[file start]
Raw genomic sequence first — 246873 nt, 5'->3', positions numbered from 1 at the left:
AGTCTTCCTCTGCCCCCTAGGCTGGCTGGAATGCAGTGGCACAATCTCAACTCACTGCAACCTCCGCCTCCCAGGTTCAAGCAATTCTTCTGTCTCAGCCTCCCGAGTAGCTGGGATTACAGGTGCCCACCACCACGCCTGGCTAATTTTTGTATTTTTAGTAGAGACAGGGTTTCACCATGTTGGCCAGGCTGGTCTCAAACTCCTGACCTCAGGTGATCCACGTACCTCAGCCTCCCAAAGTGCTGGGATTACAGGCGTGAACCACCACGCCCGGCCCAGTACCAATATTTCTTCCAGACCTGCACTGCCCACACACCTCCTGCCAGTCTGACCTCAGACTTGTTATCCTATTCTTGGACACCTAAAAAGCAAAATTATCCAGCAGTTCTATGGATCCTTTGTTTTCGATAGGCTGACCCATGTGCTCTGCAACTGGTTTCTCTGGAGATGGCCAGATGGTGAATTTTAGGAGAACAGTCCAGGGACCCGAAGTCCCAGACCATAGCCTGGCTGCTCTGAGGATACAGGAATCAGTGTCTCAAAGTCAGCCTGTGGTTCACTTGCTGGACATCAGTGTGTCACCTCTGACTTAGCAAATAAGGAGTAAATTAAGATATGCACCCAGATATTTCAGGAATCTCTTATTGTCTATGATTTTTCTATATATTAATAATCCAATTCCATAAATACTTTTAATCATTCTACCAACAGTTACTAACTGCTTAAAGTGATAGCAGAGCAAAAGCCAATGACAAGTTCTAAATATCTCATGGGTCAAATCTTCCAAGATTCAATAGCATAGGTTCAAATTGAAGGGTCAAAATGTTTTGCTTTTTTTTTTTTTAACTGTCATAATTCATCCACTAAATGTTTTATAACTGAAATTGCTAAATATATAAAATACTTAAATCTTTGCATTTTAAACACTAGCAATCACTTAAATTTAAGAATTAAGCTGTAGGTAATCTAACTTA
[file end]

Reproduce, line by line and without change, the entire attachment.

Raw genomic sequence first — 246873 nt, 5'->3', positions numbered from 1 at the left:
AGTCTTCCTCTGCCCCCTAGGCTGGCTGGAATGCAGTGGCACAATCTCAACTCACTGCAACCTCCGCCTCCCAGGTTCAAGCAATTCTTCTGTCTCAGCCTCCCGAGTAGCTGGGATTACAGGTGCCCACCACCACGCCTGGCTAATTTTTGTATTTTTAGTAGAGACAGGGTTTCACCATGTTGGCCAGGCTGGTCTCAAACTCCTGACCTCAGGTGATCCACGTACCTCAGCCTCCCAAAGTGCTGGGATTACAGGCGTGAACCACCACGCCCGGCCCAGTACCAATATTTCTTCCAGACCTGCACTGCCCACACACCTCCTGCCAGTCTGACCTCAGACTTGTTATCCTATTCTTGGACACCTAAAAAGCAAAATTATCCAGCAGTTCTATGGATCCTTTGTTTTCGATAGGCTGACCCATGTGCTCTGCAACTGGTTTCTCTGGAGATGGCCAGATGGTGAATTTTAGGAGAACAGTCCAGGGACCCGAAGTCCCAGACCATAGCCTGGCTGCTCTGAGGATACAGGAATCAGTGTCTCAAAGTCAGCCTGTGGTTCACTTGCTGGACATCAGTGTGTCACCTCTGACTTAGCAAATAAGGAGTAAATTAAGATATGCACCCAGATATTTCAGGAATCTCTTATTGTCTATGATTTTTCTATATATTAATAATCCAATTCCATAAATACTTTTAATCATTCTACCAACAGTTACTAACTGCTTAAAGTGATAGCAGAGCAAAAGCCAATGACAAGTTCTAAATATCTCATGGGTCAAATCTTCCAAGATTCAATAGCATAGGTTCAAATTGAAGGGTCAAAATGTTTTGCTTTTTTTTTTTTTAACTGTCATAATTCATCCACTAAATGTTTTATAACTGAAATTGCTAAATATATAAAATACTTAAATCTTTGCATTTTAAACACTAGCAATCACTTAAATTTAAGAATTAAGCTGTAGGTAATCTAACTTA